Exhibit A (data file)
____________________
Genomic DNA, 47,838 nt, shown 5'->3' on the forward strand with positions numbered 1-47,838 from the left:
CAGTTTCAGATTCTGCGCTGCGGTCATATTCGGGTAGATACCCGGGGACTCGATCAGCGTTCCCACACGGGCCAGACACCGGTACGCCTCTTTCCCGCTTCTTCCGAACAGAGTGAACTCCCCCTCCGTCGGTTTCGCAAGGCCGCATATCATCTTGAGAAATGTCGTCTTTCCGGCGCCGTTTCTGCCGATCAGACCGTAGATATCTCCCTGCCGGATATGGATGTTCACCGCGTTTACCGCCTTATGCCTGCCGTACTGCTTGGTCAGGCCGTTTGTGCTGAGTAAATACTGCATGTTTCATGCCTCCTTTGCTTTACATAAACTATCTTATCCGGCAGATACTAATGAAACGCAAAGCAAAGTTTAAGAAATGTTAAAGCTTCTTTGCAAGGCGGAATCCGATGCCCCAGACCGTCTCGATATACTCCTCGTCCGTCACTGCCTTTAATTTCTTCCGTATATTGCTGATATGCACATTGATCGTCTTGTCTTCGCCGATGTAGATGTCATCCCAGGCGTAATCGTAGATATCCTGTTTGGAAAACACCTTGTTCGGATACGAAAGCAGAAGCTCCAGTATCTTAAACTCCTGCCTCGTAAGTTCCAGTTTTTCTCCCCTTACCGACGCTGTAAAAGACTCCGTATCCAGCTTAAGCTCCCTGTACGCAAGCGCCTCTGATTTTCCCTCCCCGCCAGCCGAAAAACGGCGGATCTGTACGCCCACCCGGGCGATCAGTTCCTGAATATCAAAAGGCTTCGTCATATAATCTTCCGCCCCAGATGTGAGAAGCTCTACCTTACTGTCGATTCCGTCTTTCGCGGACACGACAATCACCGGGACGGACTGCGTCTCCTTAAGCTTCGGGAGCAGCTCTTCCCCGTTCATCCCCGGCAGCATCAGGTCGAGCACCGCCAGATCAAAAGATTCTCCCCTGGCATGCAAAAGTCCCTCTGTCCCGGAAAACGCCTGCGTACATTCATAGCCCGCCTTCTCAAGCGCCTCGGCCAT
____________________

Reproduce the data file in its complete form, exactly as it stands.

Genomic DNA, 47,838 nt, shown 5'->3' on the forward strand with positions numbered 1-47,838 from the left:
CAGTTTCAGATTCTGCGCTGCGGTCATATTCGGGTAGATACCCGGGGACTCGATCAGCGTTCCCACACGGGCCAGACACCGGTACGCCTCTTTCCCGCTTCTTCCGAACAGAGTGAACTCCCCCTCCGTCGGTTTCGCAAGGCCGCATATCATCTTGAGAAATGTCGTCTTTCCGGCGCCGTTTCTGCCGATCAGACCGTAGATATCTCCCTGCCGGATATGGATGTTCACCGCGTTTACCGCCTTATGCCTGCCGTACTGCTTGGTCAGGCCGTTTGTGCTGAGTAAATACTGCATGTTTCATGCCTCCTTTGCTTTACATAAACTATCTTATCCGGCAGATACTAATGAAACGCAAAGCAAAGTTTAAGAAATGTTAAAGCTTCTTTGCAAGGCGGAATCCGATGCCCCAGACCGTCTCGATATACTCCTCGTCCGTCACTGCCTTTAATTTCTTCCGTATATTGCTGATATGCACATTGATCGTCTTGTCTTCGCCGATGTAGATGTCATCCCAGGCGTAATCGTAGATATCCTGTTTGGAAAACACCTTGTTCGGATACGAAAGCAGAAGCTCCAGTATCTTAAACTCCTGCCTCGTAAGTTCCAGTTTTTCTCCCCTTACCGACGCTGTAAAAGACTCCGTATCCAGCTTAAGCTCCCTGTACGCAAGCGCCTCTGATTTTCCCTCCCCGCCAGCCGAAAAACGGCGGATCTGTACGCCCACCCGGGCGATCAGTTCCTGAATATCAAAAGGCTTCGTCATATAATCTTCCGCCCCAGATGTGAGAAGCTCTACCTTACTGTCGATTCCGTCTTTCGCGGACACGACAATCACCGGGACGGACTGCGTCTCCTTAAGCTTCGGGAGCAGCTCTTCCCCGTTCATCCCCGGCAGCATCAGGTCGAGCACCGCCAGATCAAAAGATTCTCCCCTGGCATGCAAAAGTCCCTCTGTCCCGGAAAACGCCTGCGTACATTCATAGCCCGCCTTCTCAAGCGCCTCGGCCAT